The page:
Pleading it is too poor to comply with a 1989 recycling law, New York City is planning to cancel its ambitious goals in collecting glass, metal, paper and plastic. Baltimore City is not in great financial shape either, but here the administration is going ahead with a far-reaching recycling plan.
By July, 50 percent of the city's neighborhoods will move from two weekly garbage pickups to a system in which regular trash is picked up on the first of the two weekly pickup days and recyclables on the second. Once the system is gradually expanded throughout the city "we will have one of the largest and most comprehensive programs in the country," says Kenneth J. Strong, the city's new recycling coordinator.
The city has begun a massive information campaign to make residents aware of the new system. Blue bags containing leaflets and sample recycling bags are being distributed to every household. Meanwhile, 540 volunteers are being trained to be recycling block captains.
A number of recycling approaches have been tried in U.S. cities. Some work, others don't. Baltimore's approach has been modeled after a successful one in Pittsburgh. On alternating weeks, residents are expected to put out bottles and cans -- in blue plastic bags -- and recyclable paper in paper or cardboard containers.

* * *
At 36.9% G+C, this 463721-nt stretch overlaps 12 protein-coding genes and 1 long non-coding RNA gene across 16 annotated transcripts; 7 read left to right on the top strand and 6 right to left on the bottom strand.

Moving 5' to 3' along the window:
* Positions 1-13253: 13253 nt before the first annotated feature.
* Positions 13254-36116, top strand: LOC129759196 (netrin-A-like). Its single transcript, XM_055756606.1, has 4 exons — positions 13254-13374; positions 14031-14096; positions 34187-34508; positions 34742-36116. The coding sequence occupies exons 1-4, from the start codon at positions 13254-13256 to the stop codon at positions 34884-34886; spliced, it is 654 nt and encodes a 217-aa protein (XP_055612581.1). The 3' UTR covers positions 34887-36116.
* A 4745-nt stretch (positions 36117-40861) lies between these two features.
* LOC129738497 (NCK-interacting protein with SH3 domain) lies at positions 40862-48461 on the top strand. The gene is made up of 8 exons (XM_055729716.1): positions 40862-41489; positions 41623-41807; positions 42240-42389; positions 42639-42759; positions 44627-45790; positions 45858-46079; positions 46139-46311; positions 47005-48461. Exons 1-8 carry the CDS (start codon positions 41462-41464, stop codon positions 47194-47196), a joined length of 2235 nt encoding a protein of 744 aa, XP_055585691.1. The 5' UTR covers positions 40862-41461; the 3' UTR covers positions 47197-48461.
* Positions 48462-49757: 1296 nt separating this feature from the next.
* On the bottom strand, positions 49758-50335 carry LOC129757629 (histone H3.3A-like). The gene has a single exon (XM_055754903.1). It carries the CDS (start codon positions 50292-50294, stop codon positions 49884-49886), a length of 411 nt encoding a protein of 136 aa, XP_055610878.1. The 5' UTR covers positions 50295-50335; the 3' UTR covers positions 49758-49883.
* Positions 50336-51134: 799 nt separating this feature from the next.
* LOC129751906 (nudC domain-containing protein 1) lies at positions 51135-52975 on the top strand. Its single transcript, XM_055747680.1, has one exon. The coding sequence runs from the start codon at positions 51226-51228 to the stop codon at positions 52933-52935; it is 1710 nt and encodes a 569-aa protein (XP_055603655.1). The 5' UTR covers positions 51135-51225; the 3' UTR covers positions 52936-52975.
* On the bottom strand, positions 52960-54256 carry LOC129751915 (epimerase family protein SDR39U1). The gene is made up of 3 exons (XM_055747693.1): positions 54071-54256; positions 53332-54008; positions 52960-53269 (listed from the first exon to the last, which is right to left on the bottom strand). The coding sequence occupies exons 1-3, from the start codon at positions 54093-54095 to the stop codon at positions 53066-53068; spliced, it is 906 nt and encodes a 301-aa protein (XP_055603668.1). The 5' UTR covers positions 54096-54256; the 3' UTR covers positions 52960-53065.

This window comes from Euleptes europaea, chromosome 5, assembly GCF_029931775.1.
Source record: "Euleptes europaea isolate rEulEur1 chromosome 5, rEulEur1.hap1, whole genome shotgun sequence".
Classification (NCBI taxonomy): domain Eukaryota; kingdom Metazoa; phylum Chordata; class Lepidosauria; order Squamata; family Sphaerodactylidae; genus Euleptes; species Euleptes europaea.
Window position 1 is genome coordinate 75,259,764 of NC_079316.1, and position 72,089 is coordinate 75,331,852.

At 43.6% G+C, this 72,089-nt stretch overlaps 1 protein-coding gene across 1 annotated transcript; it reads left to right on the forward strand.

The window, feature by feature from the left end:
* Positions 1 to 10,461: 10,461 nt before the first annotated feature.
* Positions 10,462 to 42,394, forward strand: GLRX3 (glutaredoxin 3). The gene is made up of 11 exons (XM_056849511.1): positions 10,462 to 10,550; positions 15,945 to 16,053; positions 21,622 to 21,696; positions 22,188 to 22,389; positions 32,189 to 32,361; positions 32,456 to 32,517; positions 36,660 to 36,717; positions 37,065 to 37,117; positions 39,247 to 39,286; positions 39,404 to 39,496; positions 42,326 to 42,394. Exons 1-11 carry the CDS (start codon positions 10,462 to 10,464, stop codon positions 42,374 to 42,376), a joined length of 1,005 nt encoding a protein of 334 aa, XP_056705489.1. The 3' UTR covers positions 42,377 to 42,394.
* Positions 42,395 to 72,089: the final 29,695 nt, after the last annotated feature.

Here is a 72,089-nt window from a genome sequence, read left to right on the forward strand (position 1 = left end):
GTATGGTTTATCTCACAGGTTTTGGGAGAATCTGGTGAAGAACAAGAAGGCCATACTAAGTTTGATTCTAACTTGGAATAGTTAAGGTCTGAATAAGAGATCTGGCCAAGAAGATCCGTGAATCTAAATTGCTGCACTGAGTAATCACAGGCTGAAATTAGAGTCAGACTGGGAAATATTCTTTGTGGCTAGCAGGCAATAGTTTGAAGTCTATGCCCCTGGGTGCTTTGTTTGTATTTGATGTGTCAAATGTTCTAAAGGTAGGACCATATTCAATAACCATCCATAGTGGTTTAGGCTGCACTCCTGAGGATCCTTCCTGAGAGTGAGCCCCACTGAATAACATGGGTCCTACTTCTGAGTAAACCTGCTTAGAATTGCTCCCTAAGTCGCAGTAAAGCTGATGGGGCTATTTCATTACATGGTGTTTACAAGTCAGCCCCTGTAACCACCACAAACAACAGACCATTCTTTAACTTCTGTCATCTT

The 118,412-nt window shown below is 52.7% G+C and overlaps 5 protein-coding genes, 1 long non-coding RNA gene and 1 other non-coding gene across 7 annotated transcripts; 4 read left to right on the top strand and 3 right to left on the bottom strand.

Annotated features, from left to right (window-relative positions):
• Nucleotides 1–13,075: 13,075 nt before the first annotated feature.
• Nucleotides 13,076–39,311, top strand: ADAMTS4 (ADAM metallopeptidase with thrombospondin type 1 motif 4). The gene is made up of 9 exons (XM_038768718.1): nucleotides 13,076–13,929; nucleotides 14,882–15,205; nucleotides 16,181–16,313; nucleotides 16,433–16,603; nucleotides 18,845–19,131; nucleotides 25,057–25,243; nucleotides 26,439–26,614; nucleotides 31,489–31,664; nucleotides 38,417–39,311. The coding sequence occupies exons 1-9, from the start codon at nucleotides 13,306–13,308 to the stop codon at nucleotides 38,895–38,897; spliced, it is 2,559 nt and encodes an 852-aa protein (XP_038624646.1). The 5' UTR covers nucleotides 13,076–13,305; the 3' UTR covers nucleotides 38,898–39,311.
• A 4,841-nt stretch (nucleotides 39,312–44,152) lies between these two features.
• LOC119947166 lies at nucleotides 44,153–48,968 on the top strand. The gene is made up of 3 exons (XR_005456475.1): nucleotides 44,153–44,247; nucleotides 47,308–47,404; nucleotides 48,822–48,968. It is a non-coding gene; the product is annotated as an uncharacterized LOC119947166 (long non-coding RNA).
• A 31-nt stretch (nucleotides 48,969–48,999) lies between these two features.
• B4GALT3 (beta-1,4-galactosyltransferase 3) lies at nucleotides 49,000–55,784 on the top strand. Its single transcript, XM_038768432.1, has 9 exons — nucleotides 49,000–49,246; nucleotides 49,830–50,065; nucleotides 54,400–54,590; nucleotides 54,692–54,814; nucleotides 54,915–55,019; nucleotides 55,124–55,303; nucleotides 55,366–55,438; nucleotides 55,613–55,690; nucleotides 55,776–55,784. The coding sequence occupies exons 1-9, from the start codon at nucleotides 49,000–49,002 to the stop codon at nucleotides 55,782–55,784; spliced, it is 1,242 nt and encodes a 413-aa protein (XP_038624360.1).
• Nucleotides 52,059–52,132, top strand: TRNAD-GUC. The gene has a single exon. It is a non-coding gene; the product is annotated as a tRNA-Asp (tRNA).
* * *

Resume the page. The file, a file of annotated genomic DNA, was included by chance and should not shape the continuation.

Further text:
Some supermarket chains already are bagging their customers' groceries in blue bags. Larger-sized blue bags will soon be sold in many stores to help recyclers. Those bags are so constructed that garbage crews can see through them to make sure the contents are recyclable.
The change from two weekly garbage collections to one regular pickup and a recycling pickup will present a challenge to people and the city crews. Some residents are certain to resent it and see it as a decline in sanitation services. Recycling activists argue, however, that this arrangement will enable the city to launch a recycling effort without the kinds of increased costs that ran the New York City program into trouble. They also point to savings because the tonnage of garbage needing landfilling will plummet.
Mayor Kurt L. Schmoke appears confident that Baltimoreans will accept the new trash collection arrangement and "a year from now we will have gotten out of our growing pains."
This newspaper believes that recycling is one of the elements that is needed to solve the nation's growing garbage crisis. There is strong evidence that the amount of household waste drastically decreases once aluminum cans and plastic containers are flattened and separated for recycling with glass bottles and jars. Baltimore's citywide recycling effort is a commendable one and deserves citizens' support.